Some program started in a large script is doing stty -echo. I'm not sure which program it is so I have to try to find it by trial and error. Is </dev/null 2>&1 | tee /dev/null sufficient to block programs from accessing the terminal, or is there another way to get access to the terminal?

Actually I was unable to determine which program accesses the terminal (attempts to strace the entire script produced a 17MB file without tcsetattr, so I assume the terminal modifications are just writes of control characters). The problem was also non-deterministic; it was sometimes interfering with the terminal and sometimes not.

Placing the following prelude in the script seemed to stop interference with the terminal doesn't fix the problem. However, it's not clear why it doesn't fix the problem: are processes still accessing the terminal through /dev/tty, or are escape codes written by the programs still being dumped to the terminal by cat.

mkfifo "$MKTEMP".fifo
  set +o xtrace
  cat "$MKTEMP".fifo
  rm -f "$MKTEMP".fifo "$MKTEMP"
) </dev/null 2>&1 &
exec 1>"$MKTEMP".fifo
exec 2>&1
exec 0</dev/null
  • Close voters, mind explaining why this is such a bad question? Dec 20, 2016 at 21:47
  • 3
    Fiddling with IO redirection is way off in the Y land of a XY problem. Why not use strace or sysdig to find out what is running stty or otherwise making relevant system calls (e.g. tcsetattr)?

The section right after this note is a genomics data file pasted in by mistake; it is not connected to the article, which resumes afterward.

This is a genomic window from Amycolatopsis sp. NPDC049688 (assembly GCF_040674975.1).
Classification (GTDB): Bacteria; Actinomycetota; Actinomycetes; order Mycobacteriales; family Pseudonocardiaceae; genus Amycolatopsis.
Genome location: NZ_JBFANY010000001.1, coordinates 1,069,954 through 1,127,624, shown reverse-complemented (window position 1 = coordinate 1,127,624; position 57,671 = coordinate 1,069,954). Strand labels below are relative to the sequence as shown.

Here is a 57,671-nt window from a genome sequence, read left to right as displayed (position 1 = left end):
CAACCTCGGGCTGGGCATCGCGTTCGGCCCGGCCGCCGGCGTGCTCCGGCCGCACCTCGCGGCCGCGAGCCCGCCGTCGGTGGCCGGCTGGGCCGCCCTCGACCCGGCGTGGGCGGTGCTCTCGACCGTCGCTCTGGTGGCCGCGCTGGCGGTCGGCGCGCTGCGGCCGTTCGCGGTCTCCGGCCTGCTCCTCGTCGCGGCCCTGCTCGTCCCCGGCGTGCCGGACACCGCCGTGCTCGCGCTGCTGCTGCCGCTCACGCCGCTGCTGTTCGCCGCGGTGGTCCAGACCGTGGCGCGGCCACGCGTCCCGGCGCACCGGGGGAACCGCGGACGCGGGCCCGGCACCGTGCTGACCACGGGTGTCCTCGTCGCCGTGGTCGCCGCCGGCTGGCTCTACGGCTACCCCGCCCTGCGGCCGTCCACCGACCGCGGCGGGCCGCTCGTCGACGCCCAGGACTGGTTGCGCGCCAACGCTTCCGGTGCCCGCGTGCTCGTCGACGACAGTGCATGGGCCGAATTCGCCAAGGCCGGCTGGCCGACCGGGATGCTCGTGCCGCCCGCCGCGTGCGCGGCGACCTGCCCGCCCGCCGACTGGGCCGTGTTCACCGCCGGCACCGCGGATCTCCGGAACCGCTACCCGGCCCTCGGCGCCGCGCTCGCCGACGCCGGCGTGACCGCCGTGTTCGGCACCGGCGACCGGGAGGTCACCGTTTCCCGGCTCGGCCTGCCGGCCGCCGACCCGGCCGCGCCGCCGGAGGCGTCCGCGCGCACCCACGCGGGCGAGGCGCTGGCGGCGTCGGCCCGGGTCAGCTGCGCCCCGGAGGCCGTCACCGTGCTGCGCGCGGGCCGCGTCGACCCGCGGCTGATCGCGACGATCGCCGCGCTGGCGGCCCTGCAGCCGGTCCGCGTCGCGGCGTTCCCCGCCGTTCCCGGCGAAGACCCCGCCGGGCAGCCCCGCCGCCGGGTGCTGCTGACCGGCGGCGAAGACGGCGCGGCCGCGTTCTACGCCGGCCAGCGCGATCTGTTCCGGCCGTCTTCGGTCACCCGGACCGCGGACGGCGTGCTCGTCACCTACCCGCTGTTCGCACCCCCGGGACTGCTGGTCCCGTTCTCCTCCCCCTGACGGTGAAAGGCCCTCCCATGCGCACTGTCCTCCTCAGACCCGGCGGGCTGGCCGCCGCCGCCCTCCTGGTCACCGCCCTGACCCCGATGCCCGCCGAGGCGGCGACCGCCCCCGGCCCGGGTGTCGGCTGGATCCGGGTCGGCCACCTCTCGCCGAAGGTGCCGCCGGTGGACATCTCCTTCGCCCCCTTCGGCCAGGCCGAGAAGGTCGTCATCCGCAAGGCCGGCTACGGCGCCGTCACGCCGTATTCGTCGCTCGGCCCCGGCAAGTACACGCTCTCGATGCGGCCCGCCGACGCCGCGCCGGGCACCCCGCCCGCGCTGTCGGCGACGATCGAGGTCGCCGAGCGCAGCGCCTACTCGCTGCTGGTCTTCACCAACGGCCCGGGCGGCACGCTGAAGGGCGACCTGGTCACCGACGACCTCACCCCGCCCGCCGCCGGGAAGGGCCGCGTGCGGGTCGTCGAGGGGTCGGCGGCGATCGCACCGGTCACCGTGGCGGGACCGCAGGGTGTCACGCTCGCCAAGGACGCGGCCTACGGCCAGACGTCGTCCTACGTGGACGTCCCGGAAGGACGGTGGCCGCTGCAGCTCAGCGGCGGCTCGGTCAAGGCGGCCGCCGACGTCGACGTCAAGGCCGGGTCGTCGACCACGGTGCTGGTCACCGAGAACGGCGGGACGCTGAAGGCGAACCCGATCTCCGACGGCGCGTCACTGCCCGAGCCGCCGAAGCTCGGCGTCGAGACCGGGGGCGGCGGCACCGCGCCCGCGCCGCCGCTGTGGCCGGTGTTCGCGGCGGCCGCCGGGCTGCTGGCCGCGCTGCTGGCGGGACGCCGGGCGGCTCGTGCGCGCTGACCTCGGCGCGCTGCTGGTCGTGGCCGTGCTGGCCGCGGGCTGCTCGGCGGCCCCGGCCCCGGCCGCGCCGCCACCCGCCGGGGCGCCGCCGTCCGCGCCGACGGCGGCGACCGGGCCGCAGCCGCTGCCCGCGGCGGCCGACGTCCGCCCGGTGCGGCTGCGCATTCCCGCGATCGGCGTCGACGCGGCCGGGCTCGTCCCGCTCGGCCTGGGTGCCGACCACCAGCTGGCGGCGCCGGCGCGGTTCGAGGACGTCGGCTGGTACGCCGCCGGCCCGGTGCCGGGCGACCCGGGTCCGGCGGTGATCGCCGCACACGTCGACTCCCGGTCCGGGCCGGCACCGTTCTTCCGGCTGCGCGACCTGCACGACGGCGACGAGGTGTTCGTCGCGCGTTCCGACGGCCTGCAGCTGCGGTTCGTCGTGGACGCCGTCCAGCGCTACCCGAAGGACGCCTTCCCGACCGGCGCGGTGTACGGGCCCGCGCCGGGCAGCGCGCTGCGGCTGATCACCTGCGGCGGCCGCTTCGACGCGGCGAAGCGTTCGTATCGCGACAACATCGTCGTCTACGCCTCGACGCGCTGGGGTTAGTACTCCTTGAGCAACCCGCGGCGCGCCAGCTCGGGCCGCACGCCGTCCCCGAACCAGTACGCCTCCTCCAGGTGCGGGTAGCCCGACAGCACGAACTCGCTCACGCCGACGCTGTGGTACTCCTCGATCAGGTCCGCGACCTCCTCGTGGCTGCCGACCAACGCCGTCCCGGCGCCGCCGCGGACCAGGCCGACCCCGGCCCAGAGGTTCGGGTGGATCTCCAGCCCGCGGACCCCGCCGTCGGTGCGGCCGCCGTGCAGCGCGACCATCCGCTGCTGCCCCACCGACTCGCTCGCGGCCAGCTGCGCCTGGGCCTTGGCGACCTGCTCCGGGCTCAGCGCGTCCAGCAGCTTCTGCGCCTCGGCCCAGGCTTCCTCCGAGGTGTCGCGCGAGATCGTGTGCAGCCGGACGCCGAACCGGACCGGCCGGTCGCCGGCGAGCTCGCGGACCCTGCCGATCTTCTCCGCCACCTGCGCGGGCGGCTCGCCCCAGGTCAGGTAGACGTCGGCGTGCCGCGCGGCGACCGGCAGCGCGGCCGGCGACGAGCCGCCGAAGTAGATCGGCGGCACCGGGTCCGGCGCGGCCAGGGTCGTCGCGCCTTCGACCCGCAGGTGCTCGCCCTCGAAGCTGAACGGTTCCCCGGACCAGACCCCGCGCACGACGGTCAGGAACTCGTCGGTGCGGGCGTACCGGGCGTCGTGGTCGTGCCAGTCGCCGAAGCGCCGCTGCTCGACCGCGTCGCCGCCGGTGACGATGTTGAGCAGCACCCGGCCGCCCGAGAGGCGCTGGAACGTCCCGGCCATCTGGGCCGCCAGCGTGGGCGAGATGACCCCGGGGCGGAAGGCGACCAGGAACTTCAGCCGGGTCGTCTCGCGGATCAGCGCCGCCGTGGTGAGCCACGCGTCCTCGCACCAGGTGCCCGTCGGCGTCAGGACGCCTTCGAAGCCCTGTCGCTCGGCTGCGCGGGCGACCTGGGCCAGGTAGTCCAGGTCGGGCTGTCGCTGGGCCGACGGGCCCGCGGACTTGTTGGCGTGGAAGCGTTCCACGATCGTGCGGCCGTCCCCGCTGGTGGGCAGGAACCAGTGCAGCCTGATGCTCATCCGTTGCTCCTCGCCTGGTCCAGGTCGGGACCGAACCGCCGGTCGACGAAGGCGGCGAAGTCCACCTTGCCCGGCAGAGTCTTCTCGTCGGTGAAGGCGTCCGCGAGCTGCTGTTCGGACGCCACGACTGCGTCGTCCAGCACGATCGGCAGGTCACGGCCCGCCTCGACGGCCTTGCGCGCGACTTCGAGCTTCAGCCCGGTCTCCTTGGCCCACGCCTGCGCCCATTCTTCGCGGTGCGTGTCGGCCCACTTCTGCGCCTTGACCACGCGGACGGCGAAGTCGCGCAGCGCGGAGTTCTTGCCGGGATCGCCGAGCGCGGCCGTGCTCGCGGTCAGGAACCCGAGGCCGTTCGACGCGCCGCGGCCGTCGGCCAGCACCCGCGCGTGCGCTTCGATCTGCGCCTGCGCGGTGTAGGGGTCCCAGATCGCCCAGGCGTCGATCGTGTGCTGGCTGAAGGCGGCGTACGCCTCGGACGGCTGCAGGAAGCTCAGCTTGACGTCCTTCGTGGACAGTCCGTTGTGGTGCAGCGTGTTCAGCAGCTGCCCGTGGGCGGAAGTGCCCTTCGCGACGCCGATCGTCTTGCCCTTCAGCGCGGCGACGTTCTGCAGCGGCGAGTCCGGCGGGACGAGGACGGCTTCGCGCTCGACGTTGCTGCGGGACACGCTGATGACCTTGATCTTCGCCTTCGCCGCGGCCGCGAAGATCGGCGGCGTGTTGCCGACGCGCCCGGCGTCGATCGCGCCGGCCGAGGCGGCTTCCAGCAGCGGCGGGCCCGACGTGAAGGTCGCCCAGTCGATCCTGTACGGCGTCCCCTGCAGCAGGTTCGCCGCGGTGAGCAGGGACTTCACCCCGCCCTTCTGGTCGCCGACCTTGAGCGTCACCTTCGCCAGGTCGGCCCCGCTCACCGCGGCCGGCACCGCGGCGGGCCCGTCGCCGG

– thrig
    Dec 20, 2016 at 21:56
  • Any program can open /dev/tty and do what it wants to do with it. See man 4 tty. Use thrig's recommendation.
    – AlexP
    Dec 20, 2016 at 22:03
  • @AlexP man 4 tty indicates TIOCNOTTY can be used to detach from the tty, after which open of /dev/tty will fail. Is there a wrapper program that does this? It sounds like a good idea for non-ncurses batch scripts that shouldn't be doing strange things to the terminal. Dec 20, 2016 at 22:13
  • The point is that you must find out what program does what in your script. Use bisecting, use strace, or read the script. And TIOCNOTTY applies to the procees which calls it, not to the shell. You can also try to enter blindly <Enter>reset<Enter> after the script terminates. Or open another terminal and watch the processes. Seriously, use thrig's suggestion.
    – AlexP
    Dec 20, 2016 at 22:18

1 Answer 1


Dilemma solved. The problem was a backgrounded sudo -g asking for the password on the terminal even though the current account has no password. This seems to be a bug in sudo; it shouldn't ask for a password if the account has no password (and it doesn't when changing users, it only does it when changing groups):

ubuntu@ubuntu:~$ sudo -u nobody ls
Desktop  Documents  Downloads  Music  Pictures  Public  Templates  Videos
ubuntu@ubuntu:~$ sudo -g nogroup ls
[sudo] password for ubuntu: 

The workaround was to add NOPASSWD: to sudoers, which made the problem go away.

The non-determinism was due to sudo eventually allowing the command the next time you pressed enter on the terminal, and not asking for a password again for some time.

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